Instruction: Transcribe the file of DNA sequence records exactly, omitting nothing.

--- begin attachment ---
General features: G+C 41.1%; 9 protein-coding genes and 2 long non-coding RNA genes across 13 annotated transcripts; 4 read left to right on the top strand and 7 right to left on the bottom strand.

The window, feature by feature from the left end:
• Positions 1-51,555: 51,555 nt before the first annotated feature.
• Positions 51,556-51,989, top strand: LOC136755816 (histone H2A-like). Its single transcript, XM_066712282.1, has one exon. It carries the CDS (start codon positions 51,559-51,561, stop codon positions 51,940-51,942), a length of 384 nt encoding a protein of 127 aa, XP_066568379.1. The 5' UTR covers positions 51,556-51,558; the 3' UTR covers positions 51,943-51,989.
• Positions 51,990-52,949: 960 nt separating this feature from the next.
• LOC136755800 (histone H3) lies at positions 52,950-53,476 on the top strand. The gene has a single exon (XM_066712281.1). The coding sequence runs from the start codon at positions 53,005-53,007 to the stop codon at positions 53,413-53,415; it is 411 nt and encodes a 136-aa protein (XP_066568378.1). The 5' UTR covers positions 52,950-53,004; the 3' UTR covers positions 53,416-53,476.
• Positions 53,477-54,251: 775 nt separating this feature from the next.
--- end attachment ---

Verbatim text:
General features: G+C 41.1%; 9 protein-coding genes and 2 long non-coding RNA genes across 13 annotated transcripts; 4 read left to right on the top strand and 7 right to left on the bottom strand.

The window, feature by feature from the left end:
• Positions 1-51,555: 51,555 nt before the first annotated feature.
• Positions 51,556-51,989, top strand: LOC136755816 (histone H2A-like). Its single transcript, XM_066712282.1, has one exon. It carries the CDS (start codon positions 51,559-51,561, stop codon positions 51,940-51,942), a length of 384 nt encoding a protein of 127 aa, XP_066568379.1. The 5' UTR covers positions 51,556-51,558; the 3' UTR covers positions 51,943-51,989.
• Positions 51,990-52,949: 960 nt separating this feature from the next.
• LOC136755800 (histone H3) lies at positions 52,950-53,476 on the top strand. The gene has a single exon (XM_066712281.1). The coding sequence runs from the start codon at positions 53,005-53,007 to the stop codon at positions 53,413-53,415; it is 411 nt and encodes a 136-aa protein (XP_066568378.1). The 5' UTR covers positions 52,950-53,004; the 3' UTR covers positions 53,416-53,476.
• Positions 53,477-54,251: 775 nt separating this feature from the next.